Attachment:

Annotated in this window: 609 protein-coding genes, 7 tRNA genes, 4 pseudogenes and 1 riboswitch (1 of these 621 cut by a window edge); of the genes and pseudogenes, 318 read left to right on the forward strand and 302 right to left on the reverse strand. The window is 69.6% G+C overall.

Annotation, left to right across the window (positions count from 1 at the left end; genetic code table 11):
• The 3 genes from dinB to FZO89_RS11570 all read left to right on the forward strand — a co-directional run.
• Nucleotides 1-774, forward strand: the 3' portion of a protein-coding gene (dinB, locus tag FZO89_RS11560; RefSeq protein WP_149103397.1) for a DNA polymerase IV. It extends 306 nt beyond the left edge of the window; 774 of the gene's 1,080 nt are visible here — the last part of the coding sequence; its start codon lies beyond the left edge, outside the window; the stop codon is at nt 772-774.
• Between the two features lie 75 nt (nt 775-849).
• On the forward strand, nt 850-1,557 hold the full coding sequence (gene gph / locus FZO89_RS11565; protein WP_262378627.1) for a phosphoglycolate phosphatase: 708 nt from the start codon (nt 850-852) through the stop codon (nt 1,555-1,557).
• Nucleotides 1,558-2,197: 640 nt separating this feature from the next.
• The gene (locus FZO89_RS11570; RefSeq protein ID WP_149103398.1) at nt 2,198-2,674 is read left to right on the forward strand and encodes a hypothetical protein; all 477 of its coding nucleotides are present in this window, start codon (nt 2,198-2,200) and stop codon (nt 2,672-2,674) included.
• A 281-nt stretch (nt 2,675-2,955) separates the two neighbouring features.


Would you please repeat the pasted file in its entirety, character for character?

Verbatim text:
Annotated in this window: 609 protein-coding genes, 7 tRNA genes, 4 pseudogenes and 1 riboswitch (1 of these 621 cut by a window edge); of the genes and pseudogenes, 318 read left to right on the forward strand and 302 right to left on the reverse strand. The window is 69.6% G+C overall.

Annotation, left to right across the window (positions count from 1 at the left end; genetic code table 11):
• The 3 genes from dinB to FZO89_RS11570 all read left to right on the forward strand — a co-directional run.
• Nucleotides 1-774, forward strand: the 3' portion of a protein-coding gene (dinB, locus tag FZO89_RS11560; RefSeq protein WP_149103397.1) for a DNA polymerase IV. It extends 306 nt beyond the left edge of the window; 774 of the gene's 1,080 nt are visible here — the last part of the coding sequence; its start codon lies beyond the left edge, outside the window; the stop codon is at nt 772-774.
• Between the two features lie 75 nt (nt 775-849).
• On the forward strand, nt 850-1,557 hold the full coding sequence (gene gph / locus FZO89_RS11565; protein WP_262378627.1) for a phosphoglycolate phosphatase: 708 nt from the start codon (nt 850-852) through the stop codon (nt 1,555-1,557).
• Nucleotides 1,558-2,197: 640 nt separating this feature from the next.
• The gene (locus FZO89_RS11570; RefSeq protein ID WP_149103398.1) at nt 2,198-2,674 is read left to right on the forward strand and encodes a hypothetical protein; all 477 of its coding nucleotides are present in this window, start codon (nt 2,198-2,200) and stop codon (nt 2,672-2,674) included.
• A 281-nt stretch (nt 2,675-2,955) separates the two neighbouring features.